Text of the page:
The DEEP was implemented starting June 2011. In the two years that it was executed, it aimed to address the shortcomings of environment education by delivering modules on biodiversity, marine and terrestrial wildlife awareness, climate change adaptation and mitigation, sustainability, and principles of responsible ecological stewardship to select public school teachers, students, barangay councils, and BLGUs.
To date the program has reached out to at least 14 schools in the project sites, over 800 elementary and high school students, and over 50 barangay officials from 3 BLGUs. Members of the LGUs that were participants of the program also developed work plans to implement marine protected areas and more effective solid waste management plans in their communities. The success of DEEP is evident in the greatly positive response and continued support of the Department of Education in Region VI, which has also recognized DEEP as an official co-curricular program for schools in the SNCDP area.
Genuine green ecotourism
“We saved an island…now we invite you to EXPLORE it.”
Danjugan Island is now open on a limited capacity basis for visitors, to experience ecotourism at its purest: learn about the biodiversity within the area, its conservation efforts, eco-friendly facilities to include eco cabanas, solar powered electricity, communal served meals based on native cuisine and seasonally-available local produce and services offered by the locals within.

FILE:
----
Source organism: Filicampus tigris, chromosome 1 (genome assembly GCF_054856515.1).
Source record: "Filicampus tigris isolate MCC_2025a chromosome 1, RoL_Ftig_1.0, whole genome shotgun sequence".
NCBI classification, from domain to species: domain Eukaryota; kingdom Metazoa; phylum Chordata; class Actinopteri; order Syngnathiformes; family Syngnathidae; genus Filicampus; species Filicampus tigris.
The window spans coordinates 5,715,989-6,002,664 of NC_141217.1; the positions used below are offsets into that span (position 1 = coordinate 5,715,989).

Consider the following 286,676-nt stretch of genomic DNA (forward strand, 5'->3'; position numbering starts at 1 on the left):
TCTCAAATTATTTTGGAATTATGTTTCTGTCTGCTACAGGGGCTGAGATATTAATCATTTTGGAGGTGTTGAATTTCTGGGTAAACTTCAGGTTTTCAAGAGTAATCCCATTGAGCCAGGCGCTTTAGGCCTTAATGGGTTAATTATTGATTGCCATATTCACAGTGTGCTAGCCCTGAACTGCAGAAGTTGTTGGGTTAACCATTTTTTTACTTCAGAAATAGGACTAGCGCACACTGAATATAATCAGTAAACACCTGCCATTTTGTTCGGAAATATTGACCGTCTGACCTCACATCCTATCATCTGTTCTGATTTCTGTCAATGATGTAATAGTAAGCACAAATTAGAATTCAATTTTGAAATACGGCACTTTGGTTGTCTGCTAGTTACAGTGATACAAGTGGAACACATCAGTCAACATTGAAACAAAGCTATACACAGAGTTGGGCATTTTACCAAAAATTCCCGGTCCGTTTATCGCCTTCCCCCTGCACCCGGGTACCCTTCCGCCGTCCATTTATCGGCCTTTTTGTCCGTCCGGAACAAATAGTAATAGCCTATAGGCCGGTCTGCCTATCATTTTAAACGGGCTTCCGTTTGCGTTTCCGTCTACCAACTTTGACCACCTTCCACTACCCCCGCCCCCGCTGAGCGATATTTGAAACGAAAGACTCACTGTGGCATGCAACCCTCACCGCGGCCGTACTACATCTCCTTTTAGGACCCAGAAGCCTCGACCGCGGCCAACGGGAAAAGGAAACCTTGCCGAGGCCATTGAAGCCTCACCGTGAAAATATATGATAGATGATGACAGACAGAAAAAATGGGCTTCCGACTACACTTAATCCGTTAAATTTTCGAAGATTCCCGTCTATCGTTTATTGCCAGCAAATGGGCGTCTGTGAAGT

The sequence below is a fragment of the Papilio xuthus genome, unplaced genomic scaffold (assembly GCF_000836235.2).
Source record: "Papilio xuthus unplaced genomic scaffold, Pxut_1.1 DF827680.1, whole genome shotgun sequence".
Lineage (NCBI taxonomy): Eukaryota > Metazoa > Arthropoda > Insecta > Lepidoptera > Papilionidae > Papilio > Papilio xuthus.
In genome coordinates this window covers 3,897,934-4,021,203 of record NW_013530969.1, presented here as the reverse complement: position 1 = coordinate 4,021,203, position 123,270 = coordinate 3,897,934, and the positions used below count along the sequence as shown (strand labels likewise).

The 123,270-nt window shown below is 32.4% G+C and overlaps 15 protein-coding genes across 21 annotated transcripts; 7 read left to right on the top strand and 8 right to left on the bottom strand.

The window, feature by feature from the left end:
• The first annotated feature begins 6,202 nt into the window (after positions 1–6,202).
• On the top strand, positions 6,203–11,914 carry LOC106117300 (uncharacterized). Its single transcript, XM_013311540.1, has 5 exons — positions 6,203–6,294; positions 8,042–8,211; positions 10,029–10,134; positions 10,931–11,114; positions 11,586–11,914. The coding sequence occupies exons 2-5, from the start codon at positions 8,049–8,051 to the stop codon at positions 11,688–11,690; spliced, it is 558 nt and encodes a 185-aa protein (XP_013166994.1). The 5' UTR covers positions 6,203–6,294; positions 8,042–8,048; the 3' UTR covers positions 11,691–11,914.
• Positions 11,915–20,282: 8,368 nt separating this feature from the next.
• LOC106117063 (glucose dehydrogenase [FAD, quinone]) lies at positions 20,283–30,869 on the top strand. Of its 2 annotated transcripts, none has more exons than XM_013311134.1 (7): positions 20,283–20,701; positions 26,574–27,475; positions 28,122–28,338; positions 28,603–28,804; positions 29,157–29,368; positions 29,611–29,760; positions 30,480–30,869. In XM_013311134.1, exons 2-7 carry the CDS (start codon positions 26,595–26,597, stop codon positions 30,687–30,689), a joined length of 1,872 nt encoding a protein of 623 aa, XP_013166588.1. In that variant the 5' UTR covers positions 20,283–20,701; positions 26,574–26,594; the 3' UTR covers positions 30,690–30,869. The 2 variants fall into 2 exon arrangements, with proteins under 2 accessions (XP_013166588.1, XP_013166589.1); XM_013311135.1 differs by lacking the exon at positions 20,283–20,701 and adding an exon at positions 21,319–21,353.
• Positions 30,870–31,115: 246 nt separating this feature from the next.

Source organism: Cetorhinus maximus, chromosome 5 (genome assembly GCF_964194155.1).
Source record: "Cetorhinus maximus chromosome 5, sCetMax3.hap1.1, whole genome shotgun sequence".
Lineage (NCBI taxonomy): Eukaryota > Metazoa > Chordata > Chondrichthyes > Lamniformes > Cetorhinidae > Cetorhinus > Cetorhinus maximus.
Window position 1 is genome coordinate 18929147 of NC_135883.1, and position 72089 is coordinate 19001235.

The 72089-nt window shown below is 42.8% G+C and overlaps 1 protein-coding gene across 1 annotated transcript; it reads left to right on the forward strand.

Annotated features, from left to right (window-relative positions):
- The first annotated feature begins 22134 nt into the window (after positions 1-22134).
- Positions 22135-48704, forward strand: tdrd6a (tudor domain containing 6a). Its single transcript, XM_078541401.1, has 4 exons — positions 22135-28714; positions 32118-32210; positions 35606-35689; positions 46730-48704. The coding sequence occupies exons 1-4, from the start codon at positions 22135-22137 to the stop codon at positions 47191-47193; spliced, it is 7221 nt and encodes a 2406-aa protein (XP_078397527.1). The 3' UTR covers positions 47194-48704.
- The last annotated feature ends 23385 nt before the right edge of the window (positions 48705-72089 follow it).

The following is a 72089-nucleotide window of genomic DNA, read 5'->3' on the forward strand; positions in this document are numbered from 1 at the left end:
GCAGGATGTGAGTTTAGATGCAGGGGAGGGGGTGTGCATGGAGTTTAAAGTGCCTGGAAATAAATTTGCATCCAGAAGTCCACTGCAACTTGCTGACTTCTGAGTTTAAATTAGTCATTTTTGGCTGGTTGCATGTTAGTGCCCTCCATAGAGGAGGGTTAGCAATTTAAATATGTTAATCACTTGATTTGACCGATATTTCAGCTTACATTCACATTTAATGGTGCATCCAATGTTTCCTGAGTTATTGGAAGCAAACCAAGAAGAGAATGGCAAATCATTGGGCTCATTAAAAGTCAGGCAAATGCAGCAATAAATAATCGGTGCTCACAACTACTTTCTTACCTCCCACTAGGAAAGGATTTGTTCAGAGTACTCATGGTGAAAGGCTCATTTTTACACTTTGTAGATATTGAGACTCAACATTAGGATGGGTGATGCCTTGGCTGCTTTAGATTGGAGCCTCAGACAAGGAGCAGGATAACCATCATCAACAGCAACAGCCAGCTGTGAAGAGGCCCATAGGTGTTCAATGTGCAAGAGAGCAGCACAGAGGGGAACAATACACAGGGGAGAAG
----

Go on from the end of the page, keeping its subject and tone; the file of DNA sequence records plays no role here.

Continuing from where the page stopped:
Make a difference and travel green to Danjugan!
You may also support its programs in environmental conservation and education when you visit. For more information and and travel assistance about our Green Travel Exchange and Green Hotels stay, contact us.
The Danjugan Island is part of our Society for Sustainable Tourism & Development Inc.-SSTDI – Negros Occidental initiative, the sustainable tourism development & stewardship program for the province.
Our Society for Sustainable Tourism & Development Inc. -SSTDI offers Capacity Building and Training programs to public and private stakeholders, host communities and grassroots in sustainable tourism development & stewardship to include Good Governance, Climate Change Mitigation , Disaster Preparedness and Management. Waste to Energy projects are offered to LGUs for their ecological solidwaste management and renewable energy solutions. For more information and assistance, contact us.
SSTDI is proud to be part of the Founding Board of the ASIAN ECOTOURISM NETWORK and
Photo Credits: Photos of Danjugan via its Facebook Page & Liwanag Aristoza San Miguel as captioned.
Posted on November 23, 2014, in Ecotourism, Green Travel Exchange, Sustainable Tourism and tagged Danjugan Island, eco conservation, ecotourism, green travel, Negros Occidental, Philippines. Bookmark the permalink. 2 Comments.